Yoav Gonen, THE CITY
Then-Gov. Andrew Cuomo assigned staffers to spend hundreds of work hours helping with a book touting his pandemic leadership — landing him $5.2 million last year as the pandemic raged, a new investigation found.
The 60-page report released Monday by the state Assembly’s Judiciary Committee determined that Cuomo’s top aide alone exchanged over 1,000 emails regarding the book between June and December 2020 — at a time when thousands of New Yorkers were dying of COVID-19.
Investigators talked to numerous senior- and junior-level staffers who said their work on the book “American Crisis: Leadership Lessons from the COVID-19 Pandemic” hadn’t been voluntary.
But the probers noted that even if it had been, the hours spent took away from the workers’ response to the pandemic.
“The former governor utilized the time of multiple state employees, as well as his own, to further his personal gain during a global pandemic — a time during which the former governor touted the ‘around-the-clock’ state response to the crisis,” the report says.
The Assembly committee’s investigation, which was handled by the private law firm Davis Polk & Wardwell LLP, also confirmed prior investigative findings that Cuomo sexually harassed female state staffers while in office.
Cuomo announced his resignation as governor on Aug. 10, a week after a report commissioned and released by State Attorney General Letitia James charged he had sexually harassed multiple women.
Monday’s report counted 12 accusers total — including five women outside of state government — but focused on two: an unnamed female state trooper and Cuomo’s former executive assistant Brittany Commisso.
Both of them were included in the attorney general’s investigation, while Cuomo is facing a separate criminal complaint in the Commisso case.
“We find that there is overwhelming evidence that the former governor engaged in multiple instances of sexual harassment,” the Assembly report concluded.
Nursing Home Numbers Eyed
On two other matters — whether the Cuomo administration purposely withheld damning nursing home death statistics and opened a bridge connecting Rockland County to Westchester with known safety risks — the report found no proof of misconduct.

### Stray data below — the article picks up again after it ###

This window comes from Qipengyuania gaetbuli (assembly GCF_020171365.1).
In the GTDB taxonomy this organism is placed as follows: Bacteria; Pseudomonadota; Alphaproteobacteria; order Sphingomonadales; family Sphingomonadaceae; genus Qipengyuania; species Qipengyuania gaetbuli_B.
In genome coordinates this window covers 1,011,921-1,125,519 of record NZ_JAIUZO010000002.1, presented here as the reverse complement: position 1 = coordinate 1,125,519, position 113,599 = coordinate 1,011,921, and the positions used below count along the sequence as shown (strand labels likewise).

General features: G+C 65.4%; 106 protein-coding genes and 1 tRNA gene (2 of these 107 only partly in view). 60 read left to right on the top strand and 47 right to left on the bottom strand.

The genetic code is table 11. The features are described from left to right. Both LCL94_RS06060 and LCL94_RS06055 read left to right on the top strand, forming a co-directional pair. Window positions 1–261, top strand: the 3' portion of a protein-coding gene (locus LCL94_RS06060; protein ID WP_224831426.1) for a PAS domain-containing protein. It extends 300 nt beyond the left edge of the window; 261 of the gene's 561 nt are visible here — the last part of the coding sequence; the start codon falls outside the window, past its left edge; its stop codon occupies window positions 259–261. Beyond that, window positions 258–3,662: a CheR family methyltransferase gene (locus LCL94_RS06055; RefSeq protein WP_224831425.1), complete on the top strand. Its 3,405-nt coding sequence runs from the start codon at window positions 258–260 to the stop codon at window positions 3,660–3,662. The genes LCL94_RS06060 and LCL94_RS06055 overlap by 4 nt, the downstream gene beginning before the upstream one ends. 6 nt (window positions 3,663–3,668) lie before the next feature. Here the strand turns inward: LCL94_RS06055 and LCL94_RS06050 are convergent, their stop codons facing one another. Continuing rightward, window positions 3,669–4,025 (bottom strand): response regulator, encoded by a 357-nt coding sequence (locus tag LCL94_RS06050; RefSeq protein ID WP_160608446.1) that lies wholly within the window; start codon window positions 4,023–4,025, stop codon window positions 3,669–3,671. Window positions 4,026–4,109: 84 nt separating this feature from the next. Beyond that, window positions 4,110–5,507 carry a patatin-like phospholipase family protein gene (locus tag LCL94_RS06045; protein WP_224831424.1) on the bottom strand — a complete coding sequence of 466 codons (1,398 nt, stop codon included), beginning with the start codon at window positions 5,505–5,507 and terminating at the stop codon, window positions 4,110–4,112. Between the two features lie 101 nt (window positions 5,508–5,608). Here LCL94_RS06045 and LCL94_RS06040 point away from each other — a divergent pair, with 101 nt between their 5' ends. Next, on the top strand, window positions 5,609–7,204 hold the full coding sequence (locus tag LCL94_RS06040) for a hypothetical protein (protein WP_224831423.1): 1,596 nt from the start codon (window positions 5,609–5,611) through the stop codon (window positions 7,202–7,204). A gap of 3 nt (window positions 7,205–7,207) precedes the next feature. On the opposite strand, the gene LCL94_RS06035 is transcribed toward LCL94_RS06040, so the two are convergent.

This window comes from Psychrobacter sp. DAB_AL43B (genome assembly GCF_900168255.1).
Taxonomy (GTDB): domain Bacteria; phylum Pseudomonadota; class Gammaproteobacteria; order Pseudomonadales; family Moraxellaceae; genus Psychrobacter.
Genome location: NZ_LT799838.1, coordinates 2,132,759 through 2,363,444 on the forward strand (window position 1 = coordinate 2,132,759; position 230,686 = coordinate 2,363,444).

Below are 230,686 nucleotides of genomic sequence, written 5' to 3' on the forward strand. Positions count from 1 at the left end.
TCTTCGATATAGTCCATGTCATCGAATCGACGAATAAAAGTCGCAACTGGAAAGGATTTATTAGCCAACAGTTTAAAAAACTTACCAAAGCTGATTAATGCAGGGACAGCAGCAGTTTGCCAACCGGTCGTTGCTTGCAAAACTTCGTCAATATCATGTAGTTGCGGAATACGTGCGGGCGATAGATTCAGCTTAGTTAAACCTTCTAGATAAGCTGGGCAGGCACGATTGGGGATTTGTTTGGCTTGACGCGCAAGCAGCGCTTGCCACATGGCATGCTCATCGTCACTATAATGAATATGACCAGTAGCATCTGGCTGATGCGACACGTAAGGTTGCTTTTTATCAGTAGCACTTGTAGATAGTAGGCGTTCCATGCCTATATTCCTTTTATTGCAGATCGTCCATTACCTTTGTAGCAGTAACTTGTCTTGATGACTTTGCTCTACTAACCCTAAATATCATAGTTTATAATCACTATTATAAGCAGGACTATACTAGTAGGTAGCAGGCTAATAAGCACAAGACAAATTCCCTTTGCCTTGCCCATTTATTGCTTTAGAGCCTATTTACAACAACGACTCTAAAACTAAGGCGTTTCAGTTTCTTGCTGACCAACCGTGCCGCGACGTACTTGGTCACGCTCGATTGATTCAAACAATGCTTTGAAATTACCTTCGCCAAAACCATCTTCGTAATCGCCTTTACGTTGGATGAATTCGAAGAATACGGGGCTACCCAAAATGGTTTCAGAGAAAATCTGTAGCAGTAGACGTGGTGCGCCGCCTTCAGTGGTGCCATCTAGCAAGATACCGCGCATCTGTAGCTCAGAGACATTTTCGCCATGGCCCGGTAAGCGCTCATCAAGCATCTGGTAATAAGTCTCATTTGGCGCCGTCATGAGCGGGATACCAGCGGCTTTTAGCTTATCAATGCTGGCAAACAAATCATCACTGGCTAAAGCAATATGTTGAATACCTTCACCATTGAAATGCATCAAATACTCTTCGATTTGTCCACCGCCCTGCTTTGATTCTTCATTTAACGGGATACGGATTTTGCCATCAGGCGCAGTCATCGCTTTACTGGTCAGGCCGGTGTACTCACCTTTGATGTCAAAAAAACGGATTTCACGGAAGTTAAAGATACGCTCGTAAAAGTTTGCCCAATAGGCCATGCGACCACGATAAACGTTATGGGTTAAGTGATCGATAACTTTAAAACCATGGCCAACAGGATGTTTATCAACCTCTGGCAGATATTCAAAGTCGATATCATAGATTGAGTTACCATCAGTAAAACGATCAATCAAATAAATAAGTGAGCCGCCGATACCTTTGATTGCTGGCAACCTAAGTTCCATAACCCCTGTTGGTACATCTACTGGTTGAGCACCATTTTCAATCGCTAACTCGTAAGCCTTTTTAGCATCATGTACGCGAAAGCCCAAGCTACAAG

Investigators noted that Executive Chamber and Department of Health officials could have been quicker and more transparent in their public accounting of nursing home death totals, which excluded thousands of deaths of patients transferred to hospitals who later died.
A July 6, 2020, Department of Health report employing that calculus put the total nursing home deaths in New York at roughly 6,500, when the figure then was closer to 10,000.
Some staffers offered reasonable excuses , the report says, including that data from hospitals was more difficult to confirm.
But other staffers said the higher figure would have clashed with publicly released numbers and with the goal of the July 6 report, which was to combat criticism that a state directive approved by Cuomo requiring nursing homes to accept COVID patients contributed to a higher death toll.
The state’s response to COVID-19 in nursing homes, including liability limitations okayed by the Cuomo administration, has been under investigation by the FBI.
The Assembly report also found state officials were aware of defects to bolts identified by a whistleblower within months of opening the Gov. Mario M. Cuomo Bridge in late 2018. But the officials had been repeatedly assured by New York Thruway Authority leaders that there were no safety risks, the report found.
‘Truth Will Come Out’
Cuomo’s attorney, Rita Glavin, didn’t respond to a request for comment.
A spokesperson for the former governor, Rich Azzopardi, issued a lengthy rebuttal to the report, arguing that senior staffers volunteered their time toward the book and that no junior staffers assisted.